These days it seems like the week days and weekends are just blurring together.
Remember way back when, we used to be able to take a spontaneous trip if we wanted to...?
For me, one of the hardest parts of the pandemic situation is that you can’t really plan very far into the future because well, we don’t know what the future will be like. So, it’s sometimes hard to find things to look forward to in the same way that it used to be.
I mean, geez...the past 7 months have kind of blended together.
I have a few tips to make your weeks exciting again and feel a tiny bit of “normal”.
Hopefully these tips will help make the days seem more “normal” and not blend into each other so easily. And you don’t have to make big life changes all at once! Even introducing just one good habit, and slowly introducing more, will make a world of a difference.
Seven months into the pandemic and with no end in sight, many people have been feeling a sense of unease and upset that goes beyond anxiety or distress. For many, it's a nameless feeling that somehow makes it hard to go on with even the enjoyable things you regularly do.
And seems to be there constantly these days, no matter what you do or how you support yourself. There’s a deep sense of feeling lost and disoriented that is plaguing many people these days.
What you are experiencing right now is ancient. It’s called “acedia” and is linked back to Medieval monks who were plagued with this listlessness too.
Acedia is the sense of no longer caring about caring, not because one has become apathetic, but because somehow the whole process of caring becomes blocked and all jammed up.
On the face of it, you quite likely care very much about the health risks to those you know and even those you don't know. Alongside this, though, is a sense of dislocation, an anchorless-ness that somehow interferes with how you care.
Think about it this way...
If you’re like the rest of humanity, everyone assumes that there will be a future world that survives your particular lifetime, a world inhabited by people similar to you, including some who are related to you or perhaps even known to you.
We probably even have envisioned it somewhere deep inside, even though we’re not conscious this has happened.
Though you rarely pay attention to this deep assumption or even acknowledge it, this presumed future world is the horizon, or the anchor, towards which everything you do in the present is oriented.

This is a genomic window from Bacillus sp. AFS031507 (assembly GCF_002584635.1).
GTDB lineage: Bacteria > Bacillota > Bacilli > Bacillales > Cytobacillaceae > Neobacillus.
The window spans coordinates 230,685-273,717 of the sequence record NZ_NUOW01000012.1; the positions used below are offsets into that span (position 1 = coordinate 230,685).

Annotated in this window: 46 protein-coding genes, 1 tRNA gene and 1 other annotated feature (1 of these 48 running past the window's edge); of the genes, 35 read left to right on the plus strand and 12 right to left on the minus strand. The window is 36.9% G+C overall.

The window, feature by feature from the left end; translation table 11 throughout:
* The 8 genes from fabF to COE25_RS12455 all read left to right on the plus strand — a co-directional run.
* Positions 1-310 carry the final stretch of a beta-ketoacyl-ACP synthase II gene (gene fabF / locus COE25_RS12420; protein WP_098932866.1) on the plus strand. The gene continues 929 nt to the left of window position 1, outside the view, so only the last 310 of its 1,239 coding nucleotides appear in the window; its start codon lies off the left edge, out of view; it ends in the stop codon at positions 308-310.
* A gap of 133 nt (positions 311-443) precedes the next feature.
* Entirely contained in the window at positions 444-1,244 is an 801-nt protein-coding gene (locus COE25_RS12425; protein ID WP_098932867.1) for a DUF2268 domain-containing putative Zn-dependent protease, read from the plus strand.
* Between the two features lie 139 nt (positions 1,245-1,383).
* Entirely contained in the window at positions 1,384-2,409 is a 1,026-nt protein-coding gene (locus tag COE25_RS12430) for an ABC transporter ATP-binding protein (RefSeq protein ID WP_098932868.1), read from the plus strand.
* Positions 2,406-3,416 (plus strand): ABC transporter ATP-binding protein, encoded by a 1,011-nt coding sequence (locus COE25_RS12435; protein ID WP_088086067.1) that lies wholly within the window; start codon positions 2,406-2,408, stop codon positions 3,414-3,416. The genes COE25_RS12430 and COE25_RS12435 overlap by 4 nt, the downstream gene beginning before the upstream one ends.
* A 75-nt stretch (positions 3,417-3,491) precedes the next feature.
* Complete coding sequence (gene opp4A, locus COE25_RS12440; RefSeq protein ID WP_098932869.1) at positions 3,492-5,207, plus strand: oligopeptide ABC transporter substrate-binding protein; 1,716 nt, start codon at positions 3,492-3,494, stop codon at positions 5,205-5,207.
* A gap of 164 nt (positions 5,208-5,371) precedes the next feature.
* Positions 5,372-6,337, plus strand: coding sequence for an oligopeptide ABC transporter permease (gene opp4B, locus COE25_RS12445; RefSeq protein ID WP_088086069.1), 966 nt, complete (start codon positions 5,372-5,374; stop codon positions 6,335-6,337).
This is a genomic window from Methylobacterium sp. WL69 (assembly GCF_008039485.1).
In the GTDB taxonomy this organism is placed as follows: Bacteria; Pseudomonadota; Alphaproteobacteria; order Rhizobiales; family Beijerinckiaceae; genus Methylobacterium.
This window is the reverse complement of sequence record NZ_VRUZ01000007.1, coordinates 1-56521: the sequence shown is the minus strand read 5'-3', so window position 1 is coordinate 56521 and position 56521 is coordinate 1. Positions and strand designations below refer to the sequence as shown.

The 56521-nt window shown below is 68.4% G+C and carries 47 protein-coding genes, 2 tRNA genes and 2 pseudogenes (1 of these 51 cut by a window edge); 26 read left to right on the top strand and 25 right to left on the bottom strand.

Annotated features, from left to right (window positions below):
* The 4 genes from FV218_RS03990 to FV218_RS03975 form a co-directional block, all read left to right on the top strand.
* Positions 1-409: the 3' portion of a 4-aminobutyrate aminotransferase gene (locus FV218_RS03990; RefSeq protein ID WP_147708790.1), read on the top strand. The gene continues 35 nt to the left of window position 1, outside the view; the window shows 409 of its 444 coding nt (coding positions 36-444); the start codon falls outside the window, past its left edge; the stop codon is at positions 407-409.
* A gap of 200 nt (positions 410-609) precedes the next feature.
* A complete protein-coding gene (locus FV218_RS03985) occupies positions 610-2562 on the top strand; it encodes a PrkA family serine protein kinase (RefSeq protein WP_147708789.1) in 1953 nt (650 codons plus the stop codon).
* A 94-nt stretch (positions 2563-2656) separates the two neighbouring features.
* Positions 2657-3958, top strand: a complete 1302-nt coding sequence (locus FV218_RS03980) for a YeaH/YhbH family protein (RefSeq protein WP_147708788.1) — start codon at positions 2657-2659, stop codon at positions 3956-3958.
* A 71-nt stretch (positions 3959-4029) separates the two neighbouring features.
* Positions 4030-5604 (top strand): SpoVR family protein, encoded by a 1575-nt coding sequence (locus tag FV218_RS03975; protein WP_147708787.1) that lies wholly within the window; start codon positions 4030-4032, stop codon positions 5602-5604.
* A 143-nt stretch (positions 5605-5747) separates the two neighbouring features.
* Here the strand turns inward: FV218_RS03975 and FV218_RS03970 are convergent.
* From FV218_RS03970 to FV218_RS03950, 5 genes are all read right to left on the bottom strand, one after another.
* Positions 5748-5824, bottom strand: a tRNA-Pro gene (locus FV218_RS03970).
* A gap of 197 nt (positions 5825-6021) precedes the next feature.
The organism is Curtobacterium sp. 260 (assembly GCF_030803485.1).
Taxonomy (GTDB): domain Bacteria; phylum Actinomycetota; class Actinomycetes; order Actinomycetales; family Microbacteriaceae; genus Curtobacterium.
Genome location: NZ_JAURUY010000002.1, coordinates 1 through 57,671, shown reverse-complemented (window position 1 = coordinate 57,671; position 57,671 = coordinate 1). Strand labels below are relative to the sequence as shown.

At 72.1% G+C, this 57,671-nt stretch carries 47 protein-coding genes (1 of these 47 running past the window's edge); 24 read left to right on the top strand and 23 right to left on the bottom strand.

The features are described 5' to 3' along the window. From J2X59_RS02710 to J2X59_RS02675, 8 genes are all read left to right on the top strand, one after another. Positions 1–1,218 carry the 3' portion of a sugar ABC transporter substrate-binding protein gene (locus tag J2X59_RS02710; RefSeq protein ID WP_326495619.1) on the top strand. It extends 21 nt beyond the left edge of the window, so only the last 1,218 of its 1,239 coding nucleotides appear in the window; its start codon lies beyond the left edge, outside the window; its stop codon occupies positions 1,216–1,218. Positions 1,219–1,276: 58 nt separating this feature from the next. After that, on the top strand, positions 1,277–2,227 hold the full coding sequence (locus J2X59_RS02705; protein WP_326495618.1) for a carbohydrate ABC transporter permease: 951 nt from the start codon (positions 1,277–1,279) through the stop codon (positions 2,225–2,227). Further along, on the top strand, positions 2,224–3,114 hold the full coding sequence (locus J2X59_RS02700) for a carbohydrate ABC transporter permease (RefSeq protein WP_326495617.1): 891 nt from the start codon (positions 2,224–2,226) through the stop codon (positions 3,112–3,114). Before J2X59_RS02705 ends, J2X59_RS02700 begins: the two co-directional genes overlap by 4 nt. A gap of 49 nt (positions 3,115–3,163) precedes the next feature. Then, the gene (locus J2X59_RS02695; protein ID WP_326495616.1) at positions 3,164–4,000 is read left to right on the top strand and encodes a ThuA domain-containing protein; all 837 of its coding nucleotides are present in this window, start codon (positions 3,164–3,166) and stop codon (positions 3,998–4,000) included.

Philosophers have studied how losing one’s horizon (the future how we thought would exist) impacts one’s day to day activities. And what they found was that the things that you value start to lose their value.
Your sense of why things matter today is built on the presumption that they will continue to matter in the future, even when you, yourself, is no longer around to value them. Your present relations to people and things are, in this deep way, future-oriented.
So, given that most of us have lost our sense of what the future will look like, this sense of dislocation, melancholy and listlessness makes sense then in this current Covid-19 reality.
The origins, then of our current, dislocation and listlessness is not the literal loss of a future but a more subtle and unconscious disruption in pretty much every future frame of reference on which just going on in the present relies.
“Moving around” is what we do as humans and for that we need horizons. Covid has erased many of the spatial and temporal horizons we rely on, even if we don't notice them consciously very often.
So, if you’re one of those people feeling listless and having a hard time accomplishing anything much, you make sense. There’s a very good reason why this is happening.
Naming this malaise may seem more trouble than it's worth, but actually, the opposite is true. When we name something we replace ambiguity with form and structure. We suddenly make the invisible, visible. This is powerful.